Not-So-Random Good Deeds: Another Housing Crisis Bad Actor Bank Giving for Financial Literacy


The SunTrust Foundation is starting a new award called “Lighting the Way” which provides $50,000 each to organizations that are advancing financial education, particularly in distressed communities.

It's hard not to feel ambivalent about the philanthropy of institutions like SunTrust. This is the same bank that agreed to a near $1 billion settlement for malfeasance during the housing crisis with the federal government in 2014. That settlement required the bank to compensate borrowers who had been given unfair interest rates or otherwise were financially mistreated by the bank.

The SunTrust Foundation's grantmaking strategy, it appears, is also about compensating in some measure for its part in the 2008 housing crisis. Like so many other big banks, it helped make a mess of the economy and now is sprinkling around philanthropic dollars here and there to organizations that are giving a hand to those harmed the most. And, as with quite a few other banks, the SunTrust Foundation, is keenly interested in teaching lower-income Americans how to get better about saving and managing money. That's an ironic focus of bank philanthropy given this sector's well-documented role in stripping wealth out of low-income communities with unscrupulous lending practices. Or maybe it's part of an ongoing mea culpa.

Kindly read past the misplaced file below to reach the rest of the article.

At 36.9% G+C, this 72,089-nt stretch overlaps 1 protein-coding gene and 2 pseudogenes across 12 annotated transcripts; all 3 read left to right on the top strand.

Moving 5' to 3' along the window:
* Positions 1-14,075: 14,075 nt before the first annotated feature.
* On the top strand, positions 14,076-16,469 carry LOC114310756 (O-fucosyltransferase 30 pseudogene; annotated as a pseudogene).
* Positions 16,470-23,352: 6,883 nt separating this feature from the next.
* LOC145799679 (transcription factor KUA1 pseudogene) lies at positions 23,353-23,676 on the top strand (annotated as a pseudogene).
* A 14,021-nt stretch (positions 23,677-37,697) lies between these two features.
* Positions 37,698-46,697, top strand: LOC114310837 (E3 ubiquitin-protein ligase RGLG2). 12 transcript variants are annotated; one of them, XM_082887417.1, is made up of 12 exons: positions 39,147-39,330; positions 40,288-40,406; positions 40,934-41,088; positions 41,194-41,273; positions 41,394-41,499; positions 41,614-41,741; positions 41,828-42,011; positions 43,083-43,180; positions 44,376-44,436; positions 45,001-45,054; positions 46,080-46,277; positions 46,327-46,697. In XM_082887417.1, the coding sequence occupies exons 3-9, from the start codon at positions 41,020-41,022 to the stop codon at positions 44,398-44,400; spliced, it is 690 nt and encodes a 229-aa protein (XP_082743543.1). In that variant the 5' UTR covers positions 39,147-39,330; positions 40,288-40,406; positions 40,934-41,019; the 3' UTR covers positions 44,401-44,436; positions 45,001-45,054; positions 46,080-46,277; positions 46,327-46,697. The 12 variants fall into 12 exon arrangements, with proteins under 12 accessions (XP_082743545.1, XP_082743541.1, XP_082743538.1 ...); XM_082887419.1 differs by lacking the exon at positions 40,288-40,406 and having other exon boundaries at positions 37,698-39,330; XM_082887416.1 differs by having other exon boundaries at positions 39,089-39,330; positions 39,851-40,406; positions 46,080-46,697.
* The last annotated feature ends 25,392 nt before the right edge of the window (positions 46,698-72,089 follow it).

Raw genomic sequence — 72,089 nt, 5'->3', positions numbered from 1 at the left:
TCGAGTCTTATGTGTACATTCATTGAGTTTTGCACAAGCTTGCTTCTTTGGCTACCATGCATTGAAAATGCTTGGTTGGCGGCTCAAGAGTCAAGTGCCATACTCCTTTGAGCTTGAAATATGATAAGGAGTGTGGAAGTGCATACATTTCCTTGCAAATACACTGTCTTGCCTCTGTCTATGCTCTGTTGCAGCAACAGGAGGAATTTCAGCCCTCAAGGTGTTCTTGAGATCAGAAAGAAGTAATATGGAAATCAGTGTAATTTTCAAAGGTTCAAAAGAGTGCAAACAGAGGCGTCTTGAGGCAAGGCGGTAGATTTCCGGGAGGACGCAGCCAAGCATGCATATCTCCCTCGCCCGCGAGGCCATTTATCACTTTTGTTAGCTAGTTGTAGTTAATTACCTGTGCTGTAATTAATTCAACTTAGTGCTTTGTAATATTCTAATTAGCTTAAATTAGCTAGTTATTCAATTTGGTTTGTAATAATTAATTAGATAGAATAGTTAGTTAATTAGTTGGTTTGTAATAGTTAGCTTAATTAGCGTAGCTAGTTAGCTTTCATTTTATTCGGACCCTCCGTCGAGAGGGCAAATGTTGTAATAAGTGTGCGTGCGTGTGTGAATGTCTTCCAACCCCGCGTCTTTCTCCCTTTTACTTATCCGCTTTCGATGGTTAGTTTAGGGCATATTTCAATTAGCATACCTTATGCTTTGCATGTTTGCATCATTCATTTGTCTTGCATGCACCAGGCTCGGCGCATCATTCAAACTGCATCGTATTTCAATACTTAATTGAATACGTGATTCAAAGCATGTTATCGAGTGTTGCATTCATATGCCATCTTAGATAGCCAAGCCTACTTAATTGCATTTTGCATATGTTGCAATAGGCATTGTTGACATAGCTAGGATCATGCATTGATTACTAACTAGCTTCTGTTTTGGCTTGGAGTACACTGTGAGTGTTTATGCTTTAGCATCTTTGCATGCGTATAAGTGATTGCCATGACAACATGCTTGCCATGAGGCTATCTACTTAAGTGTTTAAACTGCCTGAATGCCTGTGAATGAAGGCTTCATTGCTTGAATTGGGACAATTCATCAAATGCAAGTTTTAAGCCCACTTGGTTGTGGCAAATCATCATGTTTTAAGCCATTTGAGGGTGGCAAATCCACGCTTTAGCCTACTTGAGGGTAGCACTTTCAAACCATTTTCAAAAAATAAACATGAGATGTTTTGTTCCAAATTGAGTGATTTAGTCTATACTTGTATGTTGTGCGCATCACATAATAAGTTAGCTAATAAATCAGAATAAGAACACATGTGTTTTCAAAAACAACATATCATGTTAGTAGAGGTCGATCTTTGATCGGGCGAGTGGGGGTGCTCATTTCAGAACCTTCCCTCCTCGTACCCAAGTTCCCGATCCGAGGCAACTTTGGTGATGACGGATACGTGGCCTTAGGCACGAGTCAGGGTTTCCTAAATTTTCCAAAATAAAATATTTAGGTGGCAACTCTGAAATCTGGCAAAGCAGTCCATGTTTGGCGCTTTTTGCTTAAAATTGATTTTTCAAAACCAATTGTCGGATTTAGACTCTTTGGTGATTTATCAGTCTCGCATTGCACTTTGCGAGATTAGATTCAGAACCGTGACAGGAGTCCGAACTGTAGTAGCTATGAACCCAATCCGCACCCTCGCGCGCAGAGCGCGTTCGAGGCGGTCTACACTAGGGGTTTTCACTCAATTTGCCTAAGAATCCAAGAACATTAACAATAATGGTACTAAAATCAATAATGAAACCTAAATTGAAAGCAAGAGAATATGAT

Regardless, the SunTrust Foundation recently announced the awarding of eight $50,000 grants to local nonprofits working in financial literacy sector throughout the Southeast and Mid-Atlantic States.

This is not new grantmaking territory for SunTrust, which has made over $100 million in grants in financial well-being and education since its inception. Last year, the foundation granted $14.8 million to a variety of financial literacy organizations, with a particular emphasis on youth financial skill-building.

According to a press release from the foundation, winners were chosen based on five criteria: (1) ability to provide programs that support financial well-being, (2) program services and how those services are delivered, (3) total number of people served through the program in 2015, (4) program cost per client and other measures of efficiency, (5) measurable program outcomes, such as completion rate.

“We are truly committed to helping people move from financial stress to confidence and know that by supporting organizations with the same goals, we can make a difference in people’s lives,” said David Fuller, President of SunTrust Foundation, upon announcing the new granteesFrom the press release, the winners are:

Project Community Connections, Inc.: Since 2009, PCCI has re-housed thousands of men, women and children into permanent housing settings that meet their particular needs for location, price, and accessibility. The organization was selected as a Lighting the Way Award winner for the positive impact their rapid re-housing program has had in helping homeless individuals and families reestablish themselves in the community and find a place to call home.